How specific is the inhibition by methyl fluoride of acetoclastic methanogenesis in anoxic rice field soil?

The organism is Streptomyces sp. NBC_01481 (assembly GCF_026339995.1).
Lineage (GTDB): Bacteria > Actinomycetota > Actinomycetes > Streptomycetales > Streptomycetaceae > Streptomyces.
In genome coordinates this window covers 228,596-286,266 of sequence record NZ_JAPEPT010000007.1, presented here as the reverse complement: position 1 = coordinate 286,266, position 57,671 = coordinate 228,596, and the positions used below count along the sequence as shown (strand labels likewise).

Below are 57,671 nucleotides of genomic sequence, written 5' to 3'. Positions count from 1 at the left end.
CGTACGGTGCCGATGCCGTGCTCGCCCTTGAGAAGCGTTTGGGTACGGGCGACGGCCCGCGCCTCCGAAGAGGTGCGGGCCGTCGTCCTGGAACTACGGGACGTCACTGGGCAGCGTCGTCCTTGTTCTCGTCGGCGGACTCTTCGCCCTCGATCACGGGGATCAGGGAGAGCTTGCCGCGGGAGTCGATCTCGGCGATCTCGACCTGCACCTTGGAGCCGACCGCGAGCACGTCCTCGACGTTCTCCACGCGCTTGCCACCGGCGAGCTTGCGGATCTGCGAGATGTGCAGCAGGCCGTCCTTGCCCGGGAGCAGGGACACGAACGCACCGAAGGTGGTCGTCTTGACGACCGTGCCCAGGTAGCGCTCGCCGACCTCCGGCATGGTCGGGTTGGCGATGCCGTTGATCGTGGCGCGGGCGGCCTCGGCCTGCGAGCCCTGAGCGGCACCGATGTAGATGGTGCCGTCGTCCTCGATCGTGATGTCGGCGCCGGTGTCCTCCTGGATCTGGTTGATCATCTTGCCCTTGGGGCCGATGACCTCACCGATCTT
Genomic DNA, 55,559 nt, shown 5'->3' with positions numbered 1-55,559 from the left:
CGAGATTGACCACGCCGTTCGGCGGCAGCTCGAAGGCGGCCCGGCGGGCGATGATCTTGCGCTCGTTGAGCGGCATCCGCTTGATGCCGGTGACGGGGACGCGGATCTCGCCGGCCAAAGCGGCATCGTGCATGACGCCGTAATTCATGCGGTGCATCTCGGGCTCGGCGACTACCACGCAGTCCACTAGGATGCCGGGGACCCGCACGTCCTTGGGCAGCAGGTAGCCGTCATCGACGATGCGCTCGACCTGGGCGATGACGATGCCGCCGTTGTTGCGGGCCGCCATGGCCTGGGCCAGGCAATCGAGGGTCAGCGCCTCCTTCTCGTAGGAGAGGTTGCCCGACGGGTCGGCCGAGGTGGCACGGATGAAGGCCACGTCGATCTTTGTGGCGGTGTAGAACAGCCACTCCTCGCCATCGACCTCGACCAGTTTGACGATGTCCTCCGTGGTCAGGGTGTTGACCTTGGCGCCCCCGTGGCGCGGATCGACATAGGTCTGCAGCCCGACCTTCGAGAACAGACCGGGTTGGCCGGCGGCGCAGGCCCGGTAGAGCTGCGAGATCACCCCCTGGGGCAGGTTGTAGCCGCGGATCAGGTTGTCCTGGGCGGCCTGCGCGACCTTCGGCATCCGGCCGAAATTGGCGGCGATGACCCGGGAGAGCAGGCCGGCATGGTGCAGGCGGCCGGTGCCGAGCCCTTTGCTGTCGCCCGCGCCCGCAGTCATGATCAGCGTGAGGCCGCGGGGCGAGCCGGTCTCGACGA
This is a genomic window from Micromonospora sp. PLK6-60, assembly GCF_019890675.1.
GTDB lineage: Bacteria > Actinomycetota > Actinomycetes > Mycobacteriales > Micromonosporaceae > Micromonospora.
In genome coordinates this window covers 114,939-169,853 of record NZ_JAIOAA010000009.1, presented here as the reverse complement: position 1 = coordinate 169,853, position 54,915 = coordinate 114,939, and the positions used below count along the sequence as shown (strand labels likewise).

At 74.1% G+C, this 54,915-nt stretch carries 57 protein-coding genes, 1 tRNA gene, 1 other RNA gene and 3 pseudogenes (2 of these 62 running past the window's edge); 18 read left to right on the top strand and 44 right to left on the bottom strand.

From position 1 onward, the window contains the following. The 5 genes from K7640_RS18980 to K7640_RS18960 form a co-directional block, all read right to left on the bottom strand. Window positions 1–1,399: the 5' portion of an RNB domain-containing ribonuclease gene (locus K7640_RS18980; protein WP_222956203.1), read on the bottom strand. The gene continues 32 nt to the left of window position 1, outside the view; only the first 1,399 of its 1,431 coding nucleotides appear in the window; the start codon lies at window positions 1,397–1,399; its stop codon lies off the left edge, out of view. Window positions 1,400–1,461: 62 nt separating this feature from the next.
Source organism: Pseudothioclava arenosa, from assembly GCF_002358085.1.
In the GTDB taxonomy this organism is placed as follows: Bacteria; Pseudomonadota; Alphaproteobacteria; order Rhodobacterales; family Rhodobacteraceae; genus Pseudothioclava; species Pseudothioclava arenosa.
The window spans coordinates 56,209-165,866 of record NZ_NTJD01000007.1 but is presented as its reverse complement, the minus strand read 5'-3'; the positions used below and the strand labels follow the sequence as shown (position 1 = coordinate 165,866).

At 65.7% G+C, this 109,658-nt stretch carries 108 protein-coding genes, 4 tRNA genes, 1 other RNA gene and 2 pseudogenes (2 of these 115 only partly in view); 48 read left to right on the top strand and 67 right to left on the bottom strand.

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Acetoclastic methanogens have been described to be inhibited at much lower concentrations of methyl fluoride, CH3F, than H2/CO2-utilizing methanogens. Therefore, we tested whether CH3F inhibition may be used to determine, in anoxic rice field soil, the contribution of H2/CO2-dependent methanogenesis to the total CH4 production by comparing this technique with the incorporation of 14CO2 into CH4. In general, addition of 0.01–1% CH3F to the gas phase resulted in an immediate partial inhibition of the total CH4 production which lasted for at least 200 h. Inhibition increased with the logarithm of the initial CH3F concentration up to about 0.2–0.6%. The initial CH3F concentration slowly decreased with time, probably due to decomposition. CH4 production sometimes completely recovered during the course of the experiment. The presence of CH3F resulted in the accumulation of acetate, the final concentration of which was usually stoichiometrically related to the deficit in CH4 production and increased with the initial CH3F concentration. In some experiments, acetate accumulation was larger than expected from the CH4 deficit and a substantial incorporation of 14CO2 into acetate was observed. Hydrogen, on the other hand, was only slightly elevated in the presence of CH3F. Addition of increasing CH3F resulted in an increase of the percentage of H2-dependent methanogenesis (measured by conversion of 14CO2 to 14CH4) demonstrating that acetoclastic methanogenesis was preferentially inhibited by CH3F. However, the conversion of 14CO2 to 14CH4 was also slightly inhibited by CH3F. Apparently, CH3F inhibited the H2-dependent methanogenesis to some extent, depending on the concentration of CH3F applied. Indeed, the ratio between the residual CH4 production rate and the fraction of CH4 produced from 14CO2 decreased with an increasing CH3F concentration. A ratio of unity was obtained at initial CH3F concentrations of 0.2–0.6% (58–174 μM). Both methods, i.e. inhibition using 0.5% CH3F and conversion of 14CO2 to 14CH4, were applied to determine the temporal change of the contribution of H2/CO2-dependent methanogenesis to the total CH4 production in two different batches of Italian rice field soil during a 120-days anoxic incubation period. The results of the two methods agreed well within the error of the methods and showed a relatively constant contribution of H2/CO2-dependent methanogenesis of about 25–30% as soon as CH4 was produced at a steady rate and H2 partial pressures had stabilized at about 1.5–2.5 Pa.